I will bless those who bless you, and whoever curses you I will curse; and all peoples on earth will be blessed through you. Genesis 12:3 (NIV)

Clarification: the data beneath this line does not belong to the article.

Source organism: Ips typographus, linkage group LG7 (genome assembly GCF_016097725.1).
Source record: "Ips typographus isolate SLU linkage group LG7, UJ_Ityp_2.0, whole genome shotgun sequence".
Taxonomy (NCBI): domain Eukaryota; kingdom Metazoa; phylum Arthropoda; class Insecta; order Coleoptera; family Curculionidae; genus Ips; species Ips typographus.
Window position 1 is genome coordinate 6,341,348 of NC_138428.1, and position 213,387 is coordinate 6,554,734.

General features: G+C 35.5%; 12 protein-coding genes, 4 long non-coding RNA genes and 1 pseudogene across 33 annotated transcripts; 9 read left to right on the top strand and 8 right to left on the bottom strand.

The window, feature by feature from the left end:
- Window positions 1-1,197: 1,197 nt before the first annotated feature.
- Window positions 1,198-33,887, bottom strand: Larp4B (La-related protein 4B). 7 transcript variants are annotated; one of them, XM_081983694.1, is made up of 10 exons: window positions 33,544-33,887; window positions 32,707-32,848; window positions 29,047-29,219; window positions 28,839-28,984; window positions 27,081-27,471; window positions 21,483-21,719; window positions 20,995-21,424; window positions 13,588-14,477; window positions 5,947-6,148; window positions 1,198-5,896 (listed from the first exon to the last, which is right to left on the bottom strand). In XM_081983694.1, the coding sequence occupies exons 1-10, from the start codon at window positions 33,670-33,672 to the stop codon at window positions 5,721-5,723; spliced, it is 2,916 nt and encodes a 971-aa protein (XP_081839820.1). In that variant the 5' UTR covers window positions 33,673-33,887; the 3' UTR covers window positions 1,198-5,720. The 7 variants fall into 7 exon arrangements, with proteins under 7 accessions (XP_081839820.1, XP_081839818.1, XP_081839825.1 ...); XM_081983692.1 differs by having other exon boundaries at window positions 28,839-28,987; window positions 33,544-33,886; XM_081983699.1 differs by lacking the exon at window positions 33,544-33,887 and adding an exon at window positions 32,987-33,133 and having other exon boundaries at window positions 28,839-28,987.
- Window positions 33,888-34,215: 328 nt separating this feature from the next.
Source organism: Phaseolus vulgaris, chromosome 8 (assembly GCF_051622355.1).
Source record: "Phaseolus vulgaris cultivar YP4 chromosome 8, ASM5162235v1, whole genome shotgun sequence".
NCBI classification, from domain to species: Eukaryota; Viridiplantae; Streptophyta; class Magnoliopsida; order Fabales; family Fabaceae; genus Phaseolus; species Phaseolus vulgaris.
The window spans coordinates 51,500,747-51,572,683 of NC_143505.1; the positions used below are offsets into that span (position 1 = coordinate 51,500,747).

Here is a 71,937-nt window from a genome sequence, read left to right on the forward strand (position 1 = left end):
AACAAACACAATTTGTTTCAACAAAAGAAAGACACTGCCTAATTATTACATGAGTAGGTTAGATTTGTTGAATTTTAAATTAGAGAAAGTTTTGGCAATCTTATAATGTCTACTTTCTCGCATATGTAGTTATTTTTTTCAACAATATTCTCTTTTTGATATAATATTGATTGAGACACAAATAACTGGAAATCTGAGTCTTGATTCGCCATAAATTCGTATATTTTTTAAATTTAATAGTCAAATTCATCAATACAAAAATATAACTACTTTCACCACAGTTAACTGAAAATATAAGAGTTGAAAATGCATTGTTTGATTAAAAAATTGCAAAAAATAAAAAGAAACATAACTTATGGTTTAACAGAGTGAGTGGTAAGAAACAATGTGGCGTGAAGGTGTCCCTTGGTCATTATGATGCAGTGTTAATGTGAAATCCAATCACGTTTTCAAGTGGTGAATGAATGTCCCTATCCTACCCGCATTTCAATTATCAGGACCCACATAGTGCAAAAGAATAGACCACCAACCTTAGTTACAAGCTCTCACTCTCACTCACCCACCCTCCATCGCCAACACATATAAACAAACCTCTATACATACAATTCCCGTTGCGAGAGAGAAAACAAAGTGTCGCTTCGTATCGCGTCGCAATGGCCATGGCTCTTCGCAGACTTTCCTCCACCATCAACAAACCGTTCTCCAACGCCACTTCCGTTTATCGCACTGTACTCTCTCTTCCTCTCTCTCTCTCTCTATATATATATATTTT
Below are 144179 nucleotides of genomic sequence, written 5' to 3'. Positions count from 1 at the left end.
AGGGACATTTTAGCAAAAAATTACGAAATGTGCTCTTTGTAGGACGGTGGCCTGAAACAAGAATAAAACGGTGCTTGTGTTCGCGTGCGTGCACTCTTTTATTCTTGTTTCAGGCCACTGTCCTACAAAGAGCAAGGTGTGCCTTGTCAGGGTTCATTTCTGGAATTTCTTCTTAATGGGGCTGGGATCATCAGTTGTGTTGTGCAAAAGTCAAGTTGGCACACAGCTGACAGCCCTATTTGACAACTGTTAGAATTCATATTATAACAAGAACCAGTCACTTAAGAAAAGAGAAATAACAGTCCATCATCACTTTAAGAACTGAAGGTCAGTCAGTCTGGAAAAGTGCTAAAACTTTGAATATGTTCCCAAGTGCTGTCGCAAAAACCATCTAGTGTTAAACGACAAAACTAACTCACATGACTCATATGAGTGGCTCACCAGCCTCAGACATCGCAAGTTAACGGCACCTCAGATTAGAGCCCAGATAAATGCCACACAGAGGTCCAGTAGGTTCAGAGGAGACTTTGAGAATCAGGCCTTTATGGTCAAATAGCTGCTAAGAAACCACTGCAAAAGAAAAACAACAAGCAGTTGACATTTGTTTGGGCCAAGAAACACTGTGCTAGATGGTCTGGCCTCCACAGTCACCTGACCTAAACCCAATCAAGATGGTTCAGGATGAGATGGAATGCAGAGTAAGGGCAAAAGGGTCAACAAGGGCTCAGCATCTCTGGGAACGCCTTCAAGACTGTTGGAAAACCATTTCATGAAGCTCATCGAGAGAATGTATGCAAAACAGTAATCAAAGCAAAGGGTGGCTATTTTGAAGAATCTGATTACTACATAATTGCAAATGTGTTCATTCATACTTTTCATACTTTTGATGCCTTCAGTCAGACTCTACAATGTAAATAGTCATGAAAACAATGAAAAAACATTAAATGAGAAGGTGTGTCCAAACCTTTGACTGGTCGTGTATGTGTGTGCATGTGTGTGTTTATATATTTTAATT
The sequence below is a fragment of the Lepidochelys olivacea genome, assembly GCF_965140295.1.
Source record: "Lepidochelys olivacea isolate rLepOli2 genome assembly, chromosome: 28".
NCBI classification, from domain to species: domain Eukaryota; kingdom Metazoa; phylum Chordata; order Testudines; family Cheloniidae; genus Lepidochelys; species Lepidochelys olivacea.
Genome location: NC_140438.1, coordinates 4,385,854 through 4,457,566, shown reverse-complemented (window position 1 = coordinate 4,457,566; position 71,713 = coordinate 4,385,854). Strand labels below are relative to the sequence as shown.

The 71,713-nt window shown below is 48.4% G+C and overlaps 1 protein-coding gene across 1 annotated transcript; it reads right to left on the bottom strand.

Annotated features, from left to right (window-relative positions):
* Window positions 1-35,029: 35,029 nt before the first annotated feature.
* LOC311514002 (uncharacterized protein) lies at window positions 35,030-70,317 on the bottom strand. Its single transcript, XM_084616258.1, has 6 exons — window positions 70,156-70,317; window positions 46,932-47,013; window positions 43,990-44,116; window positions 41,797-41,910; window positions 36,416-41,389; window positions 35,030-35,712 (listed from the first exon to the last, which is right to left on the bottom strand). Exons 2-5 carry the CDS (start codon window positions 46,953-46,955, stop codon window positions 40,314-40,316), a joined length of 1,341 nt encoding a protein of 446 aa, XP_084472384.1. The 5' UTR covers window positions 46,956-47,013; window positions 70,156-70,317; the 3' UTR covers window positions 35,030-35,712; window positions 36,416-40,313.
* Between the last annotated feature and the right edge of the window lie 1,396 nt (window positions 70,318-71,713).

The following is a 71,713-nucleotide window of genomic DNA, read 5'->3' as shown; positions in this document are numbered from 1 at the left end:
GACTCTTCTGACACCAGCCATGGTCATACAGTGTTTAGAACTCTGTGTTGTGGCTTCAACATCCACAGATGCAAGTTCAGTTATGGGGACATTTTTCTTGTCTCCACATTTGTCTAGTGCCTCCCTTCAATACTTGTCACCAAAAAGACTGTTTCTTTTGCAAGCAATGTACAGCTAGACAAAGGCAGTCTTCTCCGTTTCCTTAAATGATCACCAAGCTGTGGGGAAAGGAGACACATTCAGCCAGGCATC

Last week, youngest son ran in a 5K race last week sponsored by our local Arthritis Foundation called the Jingle Bell Run. While waiting for the race to begin, youngest son’s girlfriend, M., and I took refuge against a building under the protection of its awning as it started to sprinkle. I was amazed at how many people turned out on a cold, wet and windy night. About 2,000 runners and walkers entered the race, and Main Street in our historic downtown was wall to wall people. There were so many entrants that I began to fear for the safety of those near the start line. I could just imagine someone tripping and being trampled in the crowd. M. and I kept our eyes on youngest son whose height made him visible. Finally, the race instructions were given, and the horn sounded. Youngest son said it took him almost three blocks before he could make his way out of the crowd and really start running. With the rain stopped and the crowd thinned, M. and I stood by the finish line watching for youngest son to make the turn onto Main Street. Runners began crossing the finish line in less than fifteen minutes after the race began. As we waited, we realized that we were not standing in a good place. As they slowed their steps, many of the runners bent over and either spit or vomited from the physical exertion. In fact, some sprayed on us. When a dad and his elementary school aged son crossed the line, the son began retching. The proud father patted his son on the back and said, “Great job! That’s the way it’s supposed to feel.” (Now, I realize why my goal of running only lasted into the first week of the New Year). We were appalled and backed out of the “spit zone” to a place we could wait in safety. Soon, youngest son came across the finish line, and we cheered and applauded for him. Despite the obstacles at the start, he finished the race in record time and beat his own personal best. But, as soon as he stopped running, he had to go find a bush and do his own upchucking. All that spit hurling around made me think about how we come across some people in our lives who seem to enjoy spitting and vomiting on us. We are just minding our own business, and they heave all this venom upon us for no reason. Some psychologists call those kind of people “toxic people”. If we are fortunate, they are not important to us, and we can just walk away and ignore them. But, what do you do when you can’t cut that person out of your life? There are many techniques that have been suggested, but for me, it helps to remember that God has promised to curse those who curse me. When compared to eternity, I’m just standing in the spit zone for a little while.